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Posterior Cervical Decompression

Posterior Cervical Decompression

A posterior cervical decompression is an operation to relieve pressure on a nerve or spinal cord in the neck via a scar on the back of the neck. The operation is performed to relieve pressure on a nerve that is causing arm pain or pressure on the spinal cord that is causing problems with hand function and walking.

Surgery is normally recommended after failed non-operative treatment. Non-operative treatment will include pain relief, physiotherapy and sometimes a cervical epidural injection of steroid. In cases of severe spinal cord compression, early surgery is likely to be recommended.

The surgery is performed under general anaesthetic, through a small incision that is made in the back of the neck. The spinal muscles are retracted and spine exposed.

Once your surgeon has ascertained the correct spinal level with an x-ray, bone and ligament is removed resulting in decompression of the affected nerve root and/or spinal cord.

A thorough check is made that the nerves and spinal cord are free from compression. The wound is closed in layers, sometimes with a wound drain. The operation usually lasts 1-2 hours.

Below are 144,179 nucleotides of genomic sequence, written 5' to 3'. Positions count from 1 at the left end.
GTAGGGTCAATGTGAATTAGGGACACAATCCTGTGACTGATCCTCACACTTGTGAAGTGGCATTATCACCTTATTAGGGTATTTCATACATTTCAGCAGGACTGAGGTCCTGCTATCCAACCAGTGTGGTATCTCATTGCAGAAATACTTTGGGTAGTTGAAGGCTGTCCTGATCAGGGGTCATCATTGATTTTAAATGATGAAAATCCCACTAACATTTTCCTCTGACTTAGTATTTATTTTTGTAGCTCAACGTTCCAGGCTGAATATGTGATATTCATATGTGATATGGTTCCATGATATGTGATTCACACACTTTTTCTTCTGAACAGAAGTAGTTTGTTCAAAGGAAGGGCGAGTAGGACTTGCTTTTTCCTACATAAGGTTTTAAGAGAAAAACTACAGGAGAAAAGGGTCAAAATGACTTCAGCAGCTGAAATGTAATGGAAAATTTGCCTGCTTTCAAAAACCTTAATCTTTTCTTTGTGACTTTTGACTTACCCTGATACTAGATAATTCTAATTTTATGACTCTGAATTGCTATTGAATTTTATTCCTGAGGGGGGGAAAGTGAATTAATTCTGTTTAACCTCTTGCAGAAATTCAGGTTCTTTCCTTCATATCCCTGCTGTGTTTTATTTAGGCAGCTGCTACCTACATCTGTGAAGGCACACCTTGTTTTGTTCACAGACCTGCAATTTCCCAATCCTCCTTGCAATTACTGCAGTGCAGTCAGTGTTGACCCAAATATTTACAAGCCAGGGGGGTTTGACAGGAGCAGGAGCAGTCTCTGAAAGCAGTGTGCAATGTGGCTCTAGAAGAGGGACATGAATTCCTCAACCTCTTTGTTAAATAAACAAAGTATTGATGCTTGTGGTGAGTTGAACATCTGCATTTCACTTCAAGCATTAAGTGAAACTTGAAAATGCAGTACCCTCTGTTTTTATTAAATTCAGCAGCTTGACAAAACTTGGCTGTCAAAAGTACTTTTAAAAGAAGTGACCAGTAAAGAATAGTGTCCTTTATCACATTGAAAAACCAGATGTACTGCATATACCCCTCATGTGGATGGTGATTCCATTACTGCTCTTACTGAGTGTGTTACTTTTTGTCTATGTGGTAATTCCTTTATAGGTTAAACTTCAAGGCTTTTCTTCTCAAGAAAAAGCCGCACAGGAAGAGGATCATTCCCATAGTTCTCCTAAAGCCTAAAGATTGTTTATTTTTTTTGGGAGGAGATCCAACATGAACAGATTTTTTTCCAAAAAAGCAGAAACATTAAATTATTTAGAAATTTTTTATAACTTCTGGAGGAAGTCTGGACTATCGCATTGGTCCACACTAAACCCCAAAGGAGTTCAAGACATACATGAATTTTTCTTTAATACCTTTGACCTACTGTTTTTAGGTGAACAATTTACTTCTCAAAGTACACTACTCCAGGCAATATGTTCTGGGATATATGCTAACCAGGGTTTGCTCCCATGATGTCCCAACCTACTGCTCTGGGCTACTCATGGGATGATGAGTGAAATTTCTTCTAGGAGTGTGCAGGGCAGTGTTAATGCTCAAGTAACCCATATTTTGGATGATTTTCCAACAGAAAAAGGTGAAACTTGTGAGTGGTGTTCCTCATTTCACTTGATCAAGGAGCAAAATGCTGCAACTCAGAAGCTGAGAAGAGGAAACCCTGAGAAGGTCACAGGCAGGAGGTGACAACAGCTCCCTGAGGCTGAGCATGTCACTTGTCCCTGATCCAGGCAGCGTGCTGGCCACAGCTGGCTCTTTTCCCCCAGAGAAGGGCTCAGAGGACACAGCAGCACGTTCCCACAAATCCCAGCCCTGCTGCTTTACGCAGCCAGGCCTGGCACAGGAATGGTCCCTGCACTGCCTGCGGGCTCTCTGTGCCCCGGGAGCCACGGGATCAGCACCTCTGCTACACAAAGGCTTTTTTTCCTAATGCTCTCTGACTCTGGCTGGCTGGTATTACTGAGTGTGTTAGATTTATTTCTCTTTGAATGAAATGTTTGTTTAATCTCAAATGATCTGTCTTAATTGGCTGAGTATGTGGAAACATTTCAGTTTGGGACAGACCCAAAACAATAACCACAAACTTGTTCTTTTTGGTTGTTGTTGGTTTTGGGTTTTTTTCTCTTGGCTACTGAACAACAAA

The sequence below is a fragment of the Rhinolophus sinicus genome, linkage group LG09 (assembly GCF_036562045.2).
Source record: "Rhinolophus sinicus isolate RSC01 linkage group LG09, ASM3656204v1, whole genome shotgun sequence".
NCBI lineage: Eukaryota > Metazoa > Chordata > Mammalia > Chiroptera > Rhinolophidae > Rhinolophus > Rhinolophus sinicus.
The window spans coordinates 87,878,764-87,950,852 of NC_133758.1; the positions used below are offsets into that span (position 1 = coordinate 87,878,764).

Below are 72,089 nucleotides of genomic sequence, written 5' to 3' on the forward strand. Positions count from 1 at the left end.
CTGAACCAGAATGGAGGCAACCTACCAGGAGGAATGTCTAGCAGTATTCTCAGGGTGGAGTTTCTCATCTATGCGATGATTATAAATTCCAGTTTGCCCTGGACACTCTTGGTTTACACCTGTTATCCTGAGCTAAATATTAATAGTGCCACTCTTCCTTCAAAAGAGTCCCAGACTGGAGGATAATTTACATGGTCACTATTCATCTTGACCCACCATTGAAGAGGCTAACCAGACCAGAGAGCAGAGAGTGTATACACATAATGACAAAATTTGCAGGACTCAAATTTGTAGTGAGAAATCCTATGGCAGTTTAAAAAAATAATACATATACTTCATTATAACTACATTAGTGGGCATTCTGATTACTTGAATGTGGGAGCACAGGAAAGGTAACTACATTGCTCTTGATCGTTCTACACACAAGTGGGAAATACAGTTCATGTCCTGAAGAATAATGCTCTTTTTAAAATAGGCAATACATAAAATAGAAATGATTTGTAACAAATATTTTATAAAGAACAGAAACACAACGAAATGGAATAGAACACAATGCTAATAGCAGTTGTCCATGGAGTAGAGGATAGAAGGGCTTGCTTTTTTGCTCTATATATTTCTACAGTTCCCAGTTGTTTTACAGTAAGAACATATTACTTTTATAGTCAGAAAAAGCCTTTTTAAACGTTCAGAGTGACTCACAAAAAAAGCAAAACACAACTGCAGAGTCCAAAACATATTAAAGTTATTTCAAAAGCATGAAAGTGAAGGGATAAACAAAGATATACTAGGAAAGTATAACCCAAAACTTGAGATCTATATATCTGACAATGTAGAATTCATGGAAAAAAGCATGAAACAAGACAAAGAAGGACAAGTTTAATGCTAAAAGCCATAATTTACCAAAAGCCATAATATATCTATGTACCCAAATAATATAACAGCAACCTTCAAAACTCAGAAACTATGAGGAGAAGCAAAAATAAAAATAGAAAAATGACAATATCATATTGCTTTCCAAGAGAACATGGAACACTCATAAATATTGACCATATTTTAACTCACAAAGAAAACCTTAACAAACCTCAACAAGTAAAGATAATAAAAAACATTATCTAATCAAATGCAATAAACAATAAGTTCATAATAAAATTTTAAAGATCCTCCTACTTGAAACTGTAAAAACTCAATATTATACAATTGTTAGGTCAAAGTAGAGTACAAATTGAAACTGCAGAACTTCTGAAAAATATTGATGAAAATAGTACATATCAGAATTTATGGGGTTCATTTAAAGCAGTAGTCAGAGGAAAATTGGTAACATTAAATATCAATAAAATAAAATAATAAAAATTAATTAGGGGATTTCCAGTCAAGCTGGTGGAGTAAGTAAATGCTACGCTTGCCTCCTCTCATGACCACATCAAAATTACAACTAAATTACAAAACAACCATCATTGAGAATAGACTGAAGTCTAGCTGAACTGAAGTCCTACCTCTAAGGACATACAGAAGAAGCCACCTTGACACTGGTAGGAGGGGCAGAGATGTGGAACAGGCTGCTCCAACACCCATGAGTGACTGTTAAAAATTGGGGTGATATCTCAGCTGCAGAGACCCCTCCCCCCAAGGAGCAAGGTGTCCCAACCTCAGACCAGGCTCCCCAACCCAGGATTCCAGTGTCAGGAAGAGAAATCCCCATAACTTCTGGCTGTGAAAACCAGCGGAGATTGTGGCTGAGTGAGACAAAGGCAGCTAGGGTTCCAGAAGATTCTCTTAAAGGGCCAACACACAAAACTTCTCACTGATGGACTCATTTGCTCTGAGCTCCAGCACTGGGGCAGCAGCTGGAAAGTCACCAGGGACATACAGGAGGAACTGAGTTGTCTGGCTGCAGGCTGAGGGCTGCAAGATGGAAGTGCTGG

Post-operatively, you will be able to mobilize a few hours following surgery. A wound drain, if present, is removed by nursing staff the following morning and you will be reviewed by your physiotherapist. It is recommended that you do not drive a car for two weeks and that you do not work full-time for four to six weeks. The most important message following a posterior cervical decompression is to avoid lifting any significant weights for the first few weeks following surgery. It is normally recommended that you have 4-6 weeks off work after cervical disc surgery.

If you have any questions about your post-operative care, please contact us directly.

How successful is the operation?
Patient satisfaction rates are 85-90% and we would expect 90% of patients to experience significant relief of arm pain. Pain relief is normally immediate. If numbness or weakness are present before the operation, then these may recover over a time period of months.

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